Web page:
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List of those indicted in NECC case

To federal prosecutors, the New England Compounding Center operated not as a health care company, but as a "criminal enterprise" where leaders and some top employees knowingly sent poisonous prescriptions to patients solely to generate more cash for the owners.

The 131-count indictment brought against 14 people associated with the company alleges that the owners of NECC and a related company, Medical Sales Management Inc., deliberately misled federal and state regulators, while ignoring health and safety rules.

Below is a list of those indicted and the roles they allegedly played at NECC and MSM.

Barry J. CaddenCadden was president and head pharmacist of NECC, a role in which prosecutors say he oversaw all of the company’s operations. Cadden was also an owner and director, and allegedly trained and instructed sales representatives. He faces multiple charges, including 25 counts of second-degree murder for the deaths of 25 people killed by tainted steroids.

Glenn A. Chin

A licensed pharmacist, Chin had supervisory responsibility for all aspects of drug production between 2010 and 2012 in two clean rooms. Those rooms are supposed to be sterile areas for the production of drugs, but US Attorney Carmen M. Ortiz said conditions at the company were "filthy." Chin allegedly played a key role with Cadden in producing tainted or unsafe drugs. Chin, too, faces multiple charges, including 25 counts of second-degree murder for the deaths of 25 people killed by tainted steroids.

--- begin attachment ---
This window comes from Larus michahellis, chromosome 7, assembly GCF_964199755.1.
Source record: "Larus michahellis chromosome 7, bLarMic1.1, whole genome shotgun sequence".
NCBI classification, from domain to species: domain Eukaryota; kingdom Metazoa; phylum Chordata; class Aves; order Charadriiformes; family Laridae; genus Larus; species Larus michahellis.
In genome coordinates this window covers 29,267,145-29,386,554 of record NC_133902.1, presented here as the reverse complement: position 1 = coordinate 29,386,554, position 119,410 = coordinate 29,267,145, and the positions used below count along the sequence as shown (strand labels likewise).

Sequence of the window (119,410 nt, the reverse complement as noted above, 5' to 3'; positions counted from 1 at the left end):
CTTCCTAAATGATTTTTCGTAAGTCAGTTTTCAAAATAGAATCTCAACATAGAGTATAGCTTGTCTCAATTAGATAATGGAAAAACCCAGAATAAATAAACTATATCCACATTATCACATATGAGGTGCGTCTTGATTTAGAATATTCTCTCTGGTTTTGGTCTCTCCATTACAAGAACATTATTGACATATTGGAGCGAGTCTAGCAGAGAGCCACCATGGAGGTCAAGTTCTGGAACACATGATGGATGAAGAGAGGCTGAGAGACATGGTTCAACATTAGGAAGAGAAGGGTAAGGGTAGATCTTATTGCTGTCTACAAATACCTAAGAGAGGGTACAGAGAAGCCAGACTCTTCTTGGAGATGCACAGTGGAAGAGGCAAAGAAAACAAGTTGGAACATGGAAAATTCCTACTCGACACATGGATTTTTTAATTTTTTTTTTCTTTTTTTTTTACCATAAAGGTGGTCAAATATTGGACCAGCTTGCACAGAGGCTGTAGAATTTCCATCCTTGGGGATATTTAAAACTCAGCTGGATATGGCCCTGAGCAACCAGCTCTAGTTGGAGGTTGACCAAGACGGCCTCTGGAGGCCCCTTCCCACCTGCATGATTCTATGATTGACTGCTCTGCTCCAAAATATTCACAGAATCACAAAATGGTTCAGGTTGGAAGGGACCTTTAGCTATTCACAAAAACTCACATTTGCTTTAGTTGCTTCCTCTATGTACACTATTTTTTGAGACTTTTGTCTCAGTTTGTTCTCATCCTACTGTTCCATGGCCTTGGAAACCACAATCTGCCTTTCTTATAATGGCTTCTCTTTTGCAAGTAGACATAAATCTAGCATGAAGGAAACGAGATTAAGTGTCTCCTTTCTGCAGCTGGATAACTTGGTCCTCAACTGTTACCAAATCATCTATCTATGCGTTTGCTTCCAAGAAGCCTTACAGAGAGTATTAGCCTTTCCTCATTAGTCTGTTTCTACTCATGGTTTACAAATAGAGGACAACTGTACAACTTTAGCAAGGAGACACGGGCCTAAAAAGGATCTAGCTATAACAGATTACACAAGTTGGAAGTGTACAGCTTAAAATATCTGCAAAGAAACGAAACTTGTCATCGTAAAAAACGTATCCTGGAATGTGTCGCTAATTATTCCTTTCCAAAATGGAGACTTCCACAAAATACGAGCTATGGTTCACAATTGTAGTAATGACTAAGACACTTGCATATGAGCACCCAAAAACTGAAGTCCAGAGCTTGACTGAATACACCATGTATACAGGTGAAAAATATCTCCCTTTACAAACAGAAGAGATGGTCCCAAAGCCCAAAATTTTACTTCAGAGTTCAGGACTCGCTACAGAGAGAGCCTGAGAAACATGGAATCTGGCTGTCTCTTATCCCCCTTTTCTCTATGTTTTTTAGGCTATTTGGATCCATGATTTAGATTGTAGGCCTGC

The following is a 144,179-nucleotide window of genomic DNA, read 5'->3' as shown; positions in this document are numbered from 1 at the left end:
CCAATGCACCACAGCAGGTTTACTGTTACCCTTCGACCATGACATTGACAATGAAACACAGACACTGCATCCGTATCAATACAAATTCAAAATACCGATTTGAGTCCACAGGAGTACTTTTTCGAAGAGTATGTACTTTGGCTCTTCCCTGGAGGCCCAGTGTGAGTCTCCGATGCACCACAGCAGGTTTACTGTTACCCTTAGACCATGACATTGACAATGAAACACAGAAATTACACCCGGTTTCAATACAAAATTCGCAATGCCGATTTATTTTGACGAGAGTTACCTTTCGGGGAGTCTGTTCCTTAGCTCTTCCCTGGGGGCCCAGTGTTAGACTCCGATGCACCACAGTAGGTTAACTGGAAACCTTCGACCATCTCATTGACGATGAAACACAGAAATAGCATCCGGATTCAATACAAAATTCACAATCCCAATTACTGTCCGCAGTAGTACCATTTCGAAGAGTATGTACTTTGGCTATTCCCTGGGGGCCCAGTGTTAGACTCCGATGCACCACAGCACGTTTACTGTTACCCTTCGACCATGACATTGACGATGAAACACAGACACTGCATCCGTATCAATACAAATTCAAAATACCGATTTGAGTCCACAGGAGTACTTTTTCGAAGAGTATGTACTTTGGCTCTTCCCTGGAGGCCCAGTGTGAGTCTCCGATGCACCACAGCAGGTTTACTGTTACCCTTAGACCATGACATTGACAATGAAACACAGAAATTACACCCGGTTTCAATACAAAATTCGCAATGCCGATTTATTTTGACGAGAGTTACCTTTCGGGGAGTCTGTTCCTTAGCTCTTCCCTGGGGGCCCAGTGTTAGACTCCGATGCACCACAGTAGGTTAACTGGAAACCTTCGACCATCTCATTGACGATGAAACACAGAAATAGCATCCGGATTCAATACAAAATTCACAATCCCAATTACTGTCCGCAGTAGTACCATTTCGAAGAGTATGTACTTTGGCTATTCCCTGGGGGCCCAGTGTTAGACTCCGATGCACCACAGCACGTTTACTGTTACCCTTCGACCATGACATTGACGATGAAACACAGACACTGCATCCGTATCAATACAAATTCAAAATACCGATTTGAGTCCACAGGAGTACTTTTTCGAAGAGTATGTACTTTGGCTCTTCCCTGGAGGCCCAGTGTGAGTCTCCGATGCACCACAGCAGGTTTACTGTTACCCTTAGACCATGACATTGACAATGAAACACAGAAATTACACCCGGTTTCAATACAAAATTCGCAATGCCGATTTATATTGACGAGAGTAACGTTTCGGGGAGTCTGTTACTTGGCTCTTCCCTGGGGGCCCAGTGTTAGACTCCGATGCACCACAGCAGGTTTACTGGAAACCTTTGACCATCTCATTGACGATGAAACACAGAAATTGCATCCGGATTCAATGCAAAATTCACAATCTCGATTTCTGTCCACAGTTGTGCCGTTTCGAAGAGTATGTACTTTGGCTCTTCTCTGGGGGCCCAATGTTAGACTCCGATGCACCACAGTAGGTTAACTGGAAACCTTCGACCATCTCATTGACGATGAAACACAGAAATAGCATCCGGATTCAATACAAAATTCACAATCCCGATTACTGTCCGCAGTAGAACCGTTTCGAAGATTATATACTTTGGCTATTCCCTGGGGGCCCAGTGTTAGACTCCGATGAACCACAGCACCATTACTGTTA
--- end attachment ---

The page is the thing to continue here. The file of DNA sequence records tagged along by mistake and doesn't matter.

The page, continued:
Gregory A. Conigliaro

Conigliaro was an owner and director of NECC who also served as vice president, treasurer, and general manager. He was responsible for regulatory compliance for NECC. He was owner and director of Medical Sales Management. He is accused of jointly helping Cadden to mislead state and federal regulators about NECC's operations, insisting that the company did not qualify as a manufacturer and falsifying prescription records to make it look like a compounding pharmacy.

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Carla R. Conigliaro

The majority shareholder of NECC and a director of the company, Carla R. Conigliaro faces criminal contempt charges for allegedly transferring $33.3 million in assets in 2013 after a bankruptcy judge ordered their assets frozen.

Douglas A. Conigliaro

Conigliaro, who is Carla Conigliaro's husband and Gregory Conigliaro's brother, was an owner and director of Medical Sales Management. He also faces criminal contempt charges for the transfer of the $33.3 million.

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Gene Svirskiy

A licensed pharmacist who worked in Clean Room 1 and was supervising pharmacist in Clean Room 2, Svirskiy is accused, along with Cadden and other NECC employees, of knowingly using expired medicine during the manufacturing process and then falsifying records to hide that fact. He was allegedly also alerted to unsanitary conditions, but failed to act.

Christopher M. Leary